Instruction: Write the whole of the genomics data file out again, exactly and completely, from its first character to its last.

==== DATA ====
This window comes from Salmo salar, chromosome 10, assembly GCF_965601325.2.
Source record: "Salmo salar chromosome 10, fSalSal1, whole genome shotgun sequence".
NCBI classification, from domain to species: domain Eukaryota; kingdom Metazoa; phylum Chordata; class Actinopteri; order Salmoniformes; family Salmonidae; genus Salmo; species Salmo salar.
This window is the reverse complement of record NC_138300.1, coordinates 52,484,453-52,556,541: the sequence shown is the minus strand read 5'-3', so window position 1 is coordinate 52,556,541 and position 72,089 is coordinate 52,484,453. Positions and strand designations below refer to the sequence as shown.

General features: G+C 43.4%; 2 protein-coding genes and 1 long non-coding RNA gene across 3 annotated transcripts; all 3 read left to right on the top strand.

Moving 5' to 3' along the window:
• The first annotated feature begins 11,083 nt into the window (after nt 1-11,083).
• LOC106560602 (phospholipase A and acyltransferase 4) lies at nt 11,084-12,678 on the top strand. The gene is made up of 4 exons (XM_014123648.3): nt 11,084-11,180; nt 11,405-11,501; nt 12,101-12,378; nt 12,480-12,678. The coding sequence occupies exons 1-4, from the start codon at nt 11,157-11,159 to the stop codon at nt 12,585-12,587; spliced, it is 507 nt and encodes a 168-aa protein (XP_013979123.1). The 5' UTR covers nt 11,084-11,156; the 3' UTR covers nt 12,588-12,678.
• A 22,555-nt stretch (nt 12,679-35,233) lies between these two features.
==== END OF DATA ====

This window comes from Salmo salar, chromosome 10, assembly GCF_965601325.2.
Source record: "Salmo salar chromosome 10, fSalSal1, whole genome shotgun sequence".
NCBI classification, from domain to species: domain Eukaryota; kingdom Metazoa; phylum Chordata; class Actinopteri; order Salmoniformes; family Salmonidae; genus Salmo; species Salmo salar.
This window is the reverse complement of record NC_138300.1, coordinates 52,484,453-52,556,541: the sequence shown is the minus strand read 5'-3', so window position 1 is coordinate 52,556,541 and position 72,089 is coordinate 52,484,453. Positions and strand designations below refer to the sequence as shown.

General features: G+C 43.4%; 2 protein-coding genes and 1 long non-coding RNA gene across 3 annotated transcripts; all 3 read left to right on the top strand.

Moving 5' to 3' along the window:
• The first annotated feature begins 11,083 nt into the window (after nt 1-11,083).
• LOC106560602 (phospholipase A and acyltransferase 4) lies at nt 11,084-12,678 on the top strand. The gene is made up of 4 exons (XM_014123648.3): nt 11,084-11,180; nt 11,405-11,501; nt 12,101-12,378; nt 12,480-12,678. The coding sequence occupies exons 1-4, from the start codon at nt 11,157-11,159 to the stop codon at nt 12,585-12,587; spliced, it is 507 nt and encodes a 168-aa protein (XP_013979123.1). The 5' UTR covers nt 11,084-11,156; the 3' UTR covers nt 12,588-12,678.
• A 22,555-nt stretch (nt 12,679-35,233) lies between these two features.